A piece on CNN Money a few days ago told the story of former and aspiring downtown Detroit residents, among them Andrew Kopietz, who lived in Lafayette Park for five years. Kopietz moved out of his rental when his landlords raised his rent from $840 a month to $1,100 a month.
Kopietz sounds like a good guy, somebody who moved downtown in 2009, in the wake of the Kilpatrick administration, at a time when things in the city looked less certain than ever. And as somebody who’s lived in areas that have gentrified, I understand his frustration, his anger, that jilted feeling that goes with being priced out of a neighborhood you contributed to.
It’s a sad reality that that our First World trend of urban regeneration involves moving along the very people who helped make it happen by moving in early. Kopietz was quoted in the story as saying, “It seemed unfair to be forced to pay more.” Darn right it’s unfair.
Then again, this is something we are taught from Day One as Americans: Life is unfair. You cannot go against the fundamental rule of Capitalism 101: Charge all that the market will bear. When the opportunity arises to make more money, people have to make way for profit to move in.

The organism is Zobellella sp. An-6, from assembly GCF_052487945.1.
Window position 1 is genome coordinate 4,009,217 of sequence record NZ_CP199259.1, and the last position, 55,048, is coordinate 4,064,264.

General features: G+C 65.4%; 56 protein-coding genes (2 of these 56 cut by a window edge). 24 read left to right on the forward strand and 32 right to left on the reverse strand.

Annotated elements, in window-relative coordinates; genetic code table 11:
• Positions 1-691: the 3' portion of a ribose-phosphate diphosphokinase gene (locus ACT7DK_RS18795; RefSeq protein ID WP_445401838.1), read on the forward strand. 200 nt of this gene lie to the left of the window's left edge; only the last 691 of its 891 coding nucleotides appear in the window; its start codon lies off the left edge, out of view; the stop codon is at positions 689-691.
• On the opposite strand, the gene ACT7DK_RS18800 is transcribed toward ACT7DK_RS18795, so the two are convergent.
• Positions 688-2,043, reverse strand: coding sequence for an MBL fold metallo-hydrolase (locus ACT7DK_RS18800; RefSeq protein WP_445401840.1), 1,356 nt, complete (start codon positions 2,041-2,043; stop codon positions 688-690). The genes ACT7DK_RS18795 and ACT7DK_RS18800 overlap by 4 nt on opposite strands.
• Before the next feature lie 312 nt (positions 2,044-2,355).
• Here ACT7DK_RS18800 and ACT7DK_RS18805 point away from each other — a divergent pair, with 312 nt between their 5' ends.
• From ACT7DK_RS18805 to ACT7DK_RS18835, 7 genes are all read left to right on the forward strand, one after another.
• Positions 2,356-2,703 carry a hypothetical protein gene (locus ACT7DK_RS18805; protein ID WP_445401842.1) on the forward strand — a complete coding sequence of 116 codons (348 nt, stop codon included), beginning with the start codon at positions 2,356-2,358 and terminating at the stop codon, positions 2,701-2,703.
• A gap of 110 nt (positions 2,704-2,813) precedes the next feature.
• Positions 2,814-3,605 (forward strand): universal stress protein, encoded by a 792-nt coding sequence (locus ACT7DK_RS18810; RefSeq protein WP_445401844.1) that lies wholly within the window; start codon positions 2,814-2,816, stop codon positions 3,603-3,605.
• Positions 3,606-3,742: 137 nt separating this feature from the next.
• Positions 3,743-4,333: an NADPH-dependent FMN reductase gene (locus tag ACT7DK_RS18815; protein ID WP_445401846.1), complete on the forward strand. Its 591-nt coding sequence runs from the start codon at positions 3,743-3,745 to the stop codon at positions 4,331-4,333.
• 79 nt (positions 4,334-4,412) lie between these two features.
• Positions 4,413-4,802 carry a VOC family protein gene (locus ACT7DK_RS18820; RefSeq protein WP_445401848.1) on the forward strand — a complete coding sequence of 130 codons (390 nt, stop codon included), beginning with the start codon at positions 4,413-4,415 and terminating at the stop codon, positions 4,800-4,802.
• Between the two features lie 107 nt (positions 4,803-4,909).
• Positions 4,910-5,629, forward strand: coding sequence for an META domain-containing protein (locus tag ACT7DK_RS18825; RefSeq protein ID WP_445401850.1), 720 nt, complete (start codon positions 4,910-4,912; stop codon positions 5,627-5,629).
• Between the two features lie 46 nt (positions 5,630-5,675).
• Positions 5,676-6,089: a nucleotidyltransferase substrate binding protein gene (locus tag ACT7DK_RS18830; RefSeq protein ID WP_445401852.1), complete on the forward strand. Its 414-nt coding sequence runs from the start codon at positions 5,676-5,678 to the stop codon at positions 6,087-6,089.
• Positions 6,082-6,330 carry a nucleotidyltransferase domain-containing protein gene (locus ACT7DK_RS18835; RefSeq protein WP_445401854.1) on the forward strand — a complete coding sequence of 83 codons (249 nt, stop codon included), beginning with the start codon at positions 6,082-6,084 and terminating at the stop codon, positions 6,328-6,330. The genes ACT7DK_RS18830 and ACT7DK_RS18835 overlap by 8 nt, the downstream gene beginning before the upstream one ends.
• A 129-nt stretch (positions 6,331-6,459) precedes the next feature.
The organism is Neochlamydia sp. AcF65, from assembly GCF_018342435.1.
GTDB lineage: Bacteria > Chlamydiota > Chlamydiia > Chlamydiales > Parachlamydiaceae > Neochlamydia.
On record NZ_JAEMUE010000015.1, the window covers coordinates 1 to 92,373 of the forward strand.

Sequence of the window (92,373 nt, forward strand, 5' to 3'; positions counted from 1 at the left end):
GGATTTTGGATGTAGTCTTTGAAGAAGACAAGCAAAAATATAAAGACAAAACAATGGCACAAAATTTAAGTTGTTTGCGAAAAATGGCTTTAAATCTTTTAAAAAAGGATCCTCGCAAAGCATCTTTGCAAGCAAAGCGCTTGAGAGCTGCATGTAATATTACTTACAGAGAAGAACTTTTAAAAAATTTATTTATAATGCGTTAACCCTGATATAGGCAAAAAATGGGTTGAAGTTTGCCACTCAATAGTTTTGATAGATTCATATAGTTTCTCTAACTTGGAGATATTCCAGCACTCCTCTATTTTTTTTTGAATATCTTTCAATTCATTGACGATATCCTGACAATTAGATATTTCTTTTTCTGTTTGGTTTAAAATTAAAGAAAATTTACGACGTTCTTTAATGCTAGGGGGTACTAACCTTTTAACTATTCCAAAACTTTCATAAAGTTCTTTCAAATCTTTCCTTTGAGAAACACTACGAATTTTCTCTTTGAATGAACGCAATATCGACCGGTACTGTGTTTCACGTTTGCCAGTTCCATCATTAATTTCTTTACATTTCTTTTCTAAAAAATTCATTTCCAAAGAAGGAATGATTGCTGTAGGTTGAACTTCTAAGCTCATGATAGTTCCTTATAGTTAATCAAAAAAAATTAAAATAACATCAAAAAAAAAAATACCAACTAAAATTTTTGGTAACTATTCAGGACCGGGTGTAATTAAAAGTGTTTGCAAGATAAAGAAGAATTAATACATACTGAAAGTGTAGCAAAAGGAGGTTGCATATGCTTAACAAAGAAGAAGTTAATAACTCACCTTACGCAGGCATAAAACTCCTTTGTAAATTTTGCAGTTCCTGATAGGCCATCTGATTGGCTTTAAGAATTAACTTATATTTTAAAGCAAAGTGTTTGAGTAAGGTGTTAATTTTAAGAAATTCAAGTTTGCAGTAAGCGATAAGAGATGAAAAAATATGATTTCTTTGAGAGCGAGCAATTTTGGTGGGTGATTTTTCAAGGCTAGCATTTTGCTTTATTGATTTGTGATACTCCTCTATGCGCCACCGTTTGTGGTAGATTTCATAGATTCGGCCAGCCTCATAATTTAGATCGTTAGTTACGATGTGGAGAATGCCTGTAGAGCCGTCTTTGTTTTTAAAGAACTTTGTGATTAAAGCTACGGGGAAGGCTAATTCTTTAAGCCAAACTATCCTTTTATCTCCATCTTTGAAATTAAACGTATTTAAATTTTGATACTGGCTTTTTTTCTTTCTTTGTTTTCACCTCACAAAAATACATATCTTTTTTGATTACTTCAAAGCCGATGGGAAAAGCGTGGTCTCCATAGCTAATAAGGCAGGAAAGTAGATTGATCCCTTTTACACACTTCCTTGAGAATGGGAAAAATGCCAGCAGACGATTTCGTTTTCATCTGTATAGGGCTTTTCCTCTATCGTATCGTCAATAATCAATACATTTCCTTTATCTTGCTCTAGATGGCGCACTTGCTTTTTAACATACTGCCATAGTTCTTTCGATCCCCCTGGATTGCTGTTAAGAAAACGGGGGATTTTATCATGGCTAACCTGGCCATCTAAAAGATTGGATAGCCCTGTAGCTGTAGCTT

That uncomfortable sound — the burble of money bubbling to the top — has a lot of downtown Detroit residents on edge, and others watching from bellwether neighborhoods that are seeing upticks. A lot of good people who gave their energy to making a neighborhood interesting are going to be replaced by people of means who are much more boring. This is the story we have seen the world over for years now.
And yet, sometimes I think we’re losing a bit of perspective. While I do feel sympathy for the handful of people in the story who expressed discomfort with the lack of affordable housing downtown, when I consider the whole of Detroit, my sympathy for people priced out of an $840 per month apartment is dwarfed by my empathy for the people for whom $840 is a small fortune: the hundreds of thousands of Detroiters living in abysmal poverty.
That’s right: It’s media criticism time again. As so often happens with the national media, they shine their spotlight on Detroit looking for complaints of economic inequality and they find Kopietz as their poster child. They photograph him in what is, presumably, his apartment, an aquamarine room with a matching aquamarine retro lamp, wearing hip eyewear as if it were no big thang.
Make no mistake, Kopietz is, in fact, a victim of economic inequality. That’s not the issue. The issue is that, in a city with an official poverty rate hovering around one-third, CNN Money zooms in on Kopietz and a number of other people of just enough means to sell the story: the have-somes.
As for those have-nots, don’t expect CNN Money to come knocking on your door anytime soon
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